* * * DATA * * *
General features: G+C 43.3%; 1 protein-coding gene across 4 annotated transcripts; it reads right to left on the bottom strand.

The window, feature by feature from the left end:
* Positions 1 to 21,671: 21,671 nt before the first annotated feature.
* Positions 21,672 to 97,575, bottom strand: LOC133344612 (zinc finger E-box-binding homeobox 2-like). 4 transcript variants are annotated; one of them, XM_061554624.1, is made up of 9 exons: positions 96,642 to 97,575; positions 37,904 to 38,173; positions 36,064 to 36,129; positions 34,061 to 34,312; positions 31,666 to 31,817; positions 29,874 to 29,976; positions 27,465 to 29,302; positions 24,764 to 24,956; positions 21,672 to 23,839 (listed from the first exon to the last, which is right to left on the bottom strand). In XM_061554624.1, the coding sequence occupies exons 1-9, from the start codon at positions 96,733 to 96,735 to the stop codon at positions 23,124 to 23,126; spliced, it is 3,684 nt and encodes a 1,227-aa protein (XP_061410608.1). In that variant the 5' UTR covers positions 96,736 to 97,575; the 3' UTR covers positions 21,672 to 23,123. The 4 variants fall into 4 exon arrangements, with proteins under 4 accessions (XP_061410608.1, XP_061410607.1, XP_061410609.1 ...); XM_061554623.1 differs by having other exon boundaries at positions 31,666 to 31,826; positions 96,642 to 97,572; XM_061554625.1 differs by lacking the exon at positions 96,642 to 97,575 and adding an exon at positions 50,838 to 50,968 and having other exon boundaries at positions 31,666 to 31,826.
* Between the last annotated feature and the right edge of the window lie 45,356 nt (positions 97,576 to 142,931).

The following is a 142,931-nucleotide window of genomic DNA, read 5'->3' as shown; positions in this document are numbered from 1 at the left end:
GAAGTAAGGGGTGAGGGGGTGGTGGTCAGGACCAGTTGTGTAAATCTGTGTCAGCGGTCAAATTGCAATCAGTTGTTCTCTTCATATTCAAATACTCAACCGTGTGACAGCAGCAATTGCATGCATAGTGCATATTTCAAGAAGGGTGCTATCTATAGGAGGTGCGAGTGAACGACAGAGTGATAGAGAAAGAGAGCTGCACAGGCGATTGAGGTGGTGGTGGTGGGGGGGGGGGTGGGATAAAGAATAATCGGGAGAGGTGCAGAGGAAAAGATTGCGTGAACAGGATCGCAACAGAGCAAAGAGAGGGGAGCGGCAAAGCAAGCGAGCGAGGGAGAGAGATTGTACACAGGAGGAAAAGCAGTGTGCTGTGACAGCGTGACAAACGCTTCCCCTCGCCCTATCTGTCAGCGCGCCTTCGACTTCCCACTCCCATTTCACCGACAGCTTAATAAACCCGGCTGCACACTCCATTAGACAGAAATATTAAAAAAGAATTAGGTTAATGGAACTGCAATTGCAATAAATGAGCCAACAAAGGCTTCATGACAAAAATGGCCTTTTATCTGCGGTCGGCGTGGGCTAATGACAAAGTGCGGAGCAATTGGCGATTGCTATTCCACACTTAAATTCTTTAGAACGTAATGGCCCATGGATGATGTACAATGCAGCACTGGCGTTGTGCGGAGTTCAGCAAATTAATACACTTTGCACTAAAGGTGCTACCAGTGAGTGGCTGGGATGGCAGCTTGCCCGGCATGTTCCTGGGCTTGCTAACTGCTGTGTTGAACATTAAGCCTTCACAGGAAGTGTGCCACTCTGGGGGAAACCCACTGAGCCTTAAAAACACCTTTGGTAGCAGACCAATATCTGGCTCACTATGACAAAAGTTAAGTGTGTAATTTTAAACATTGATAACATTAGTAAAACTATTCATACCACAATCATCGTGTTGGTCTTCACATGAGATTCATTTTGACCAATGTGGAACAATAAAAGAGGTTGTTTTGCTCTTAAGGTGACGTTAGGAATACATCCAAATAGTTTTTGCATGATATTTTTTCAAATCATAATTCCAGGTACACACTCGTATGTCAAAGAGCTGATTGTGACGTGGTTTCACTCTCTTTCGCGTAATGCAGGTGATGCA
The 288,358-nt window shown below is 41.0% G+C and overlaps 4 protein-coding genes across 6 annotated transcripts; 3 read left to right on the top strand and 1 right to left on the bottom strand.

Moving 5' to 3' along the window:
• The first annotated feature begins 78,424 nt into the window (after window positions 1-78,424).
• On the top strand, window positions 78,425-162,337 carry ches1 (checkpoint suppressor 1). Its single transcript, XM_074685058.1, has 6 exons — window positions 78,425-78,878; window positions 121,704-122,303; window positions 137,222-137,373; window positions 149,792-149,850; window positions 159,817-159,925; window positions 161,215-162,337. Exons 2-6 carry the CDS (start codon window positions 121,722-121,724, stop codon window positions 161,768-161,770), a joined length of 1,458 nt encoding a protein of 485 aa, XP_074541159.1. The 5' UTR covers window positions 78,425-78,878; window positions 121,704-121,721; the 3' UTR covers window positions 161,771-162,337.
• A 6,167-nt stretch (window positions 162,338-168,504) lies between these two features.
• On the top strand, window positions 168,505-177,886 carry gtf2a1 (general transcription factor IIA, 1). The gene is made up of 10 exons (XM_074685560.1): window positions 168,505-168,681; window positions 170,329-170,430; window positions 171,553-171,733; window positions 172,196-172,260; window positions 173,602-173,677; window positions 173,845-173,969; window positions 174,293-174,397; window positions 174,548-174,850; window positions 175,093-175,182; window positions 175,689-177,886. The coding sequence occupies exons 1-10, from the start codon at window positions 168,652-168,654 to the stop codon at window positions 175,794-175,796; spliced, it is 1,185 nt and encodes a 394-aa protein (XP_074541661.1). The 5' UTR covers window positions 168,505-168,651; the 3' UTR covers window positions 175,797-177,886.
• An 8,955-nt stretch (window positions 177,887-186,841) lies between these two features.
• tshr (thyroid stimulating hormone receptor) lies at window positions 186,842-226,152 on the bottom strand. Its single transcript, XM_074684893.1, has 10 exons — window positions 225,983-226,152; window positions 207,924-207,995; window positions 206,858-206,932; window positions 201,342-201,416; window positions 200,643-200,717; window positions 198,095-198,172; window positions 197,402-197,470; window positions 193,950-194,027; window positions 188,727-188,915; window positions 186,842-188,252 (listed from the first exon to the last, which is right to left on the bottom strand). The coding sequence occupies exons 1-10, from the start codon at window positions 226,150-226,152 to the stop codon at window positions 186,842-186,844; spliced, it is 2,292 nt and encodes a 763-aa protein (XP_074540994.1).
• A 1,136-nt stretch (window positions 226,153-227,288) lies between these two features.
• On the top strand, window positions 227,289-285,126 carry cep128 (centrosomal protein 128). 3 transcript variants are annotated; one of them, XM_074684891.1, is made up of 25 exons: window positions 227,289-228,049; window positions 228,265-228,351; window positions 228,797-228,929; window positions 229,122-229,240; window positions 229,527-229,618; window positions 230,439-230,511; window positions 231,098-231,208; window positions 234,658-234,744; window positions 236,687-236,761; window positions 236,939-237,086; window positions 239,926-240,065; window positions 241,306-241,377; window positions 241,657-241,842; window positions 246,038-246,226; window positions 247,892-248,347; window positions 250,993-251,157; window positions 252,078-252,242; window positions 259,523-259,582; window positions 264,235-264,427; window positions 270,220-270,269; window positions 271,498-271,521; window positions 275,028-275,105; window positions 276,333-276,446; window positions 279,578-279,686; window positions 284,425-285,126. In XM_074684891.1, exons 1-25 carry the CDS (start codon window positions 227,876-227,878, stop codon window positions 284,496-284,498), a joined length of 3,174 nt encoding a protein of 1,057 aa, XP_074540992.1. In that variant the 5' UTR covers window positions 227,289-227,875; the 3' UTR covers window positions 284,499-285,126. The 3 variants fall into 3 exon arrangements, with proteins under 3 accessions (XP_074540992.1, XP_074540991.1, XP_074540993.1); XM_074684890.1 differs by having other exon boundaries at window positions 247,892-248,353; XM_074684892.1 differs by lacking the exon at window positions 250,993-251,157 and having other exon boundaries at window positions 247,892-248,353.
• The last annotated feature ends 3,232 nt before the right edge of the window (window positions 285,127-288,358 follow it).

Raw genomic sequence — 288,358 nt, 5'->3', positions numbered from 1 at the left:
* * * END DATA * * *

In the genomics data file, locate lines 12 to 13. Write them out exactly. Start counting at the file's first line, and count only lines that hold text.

• A 6,167-nt stretch (window positions 162,338-168,504) lies between these two features.
• On the top strand, window positions 168,505-177,886 carry gtf2a1 (general transcription factor IIA, 1). The gene is made up of 10 exons (XM_074685560.1): window positions 168,505-168,681; window positions 170,329-170,430; window positions 171,553-171,733; window positions 172,196-172,260; window positions 173,602-173,677; window positions 173,845-173,969; window positions 174,293-174,397; window positions 174,548-174,850; window positions 175,093-175,182; window positions 175,689-177,886. The coding sequence occupies exons 1-10, from the start codon at window positions 168,652-168,654 to the stop codon at window positions 175,794-175,796; spliced, it is 1,185 nt and encodes a 394-aa protein (XP_074541661.1). The 5' UTR covers window positions 168,505-168,651; the 3' UTR covers window positions 175,797-177,886.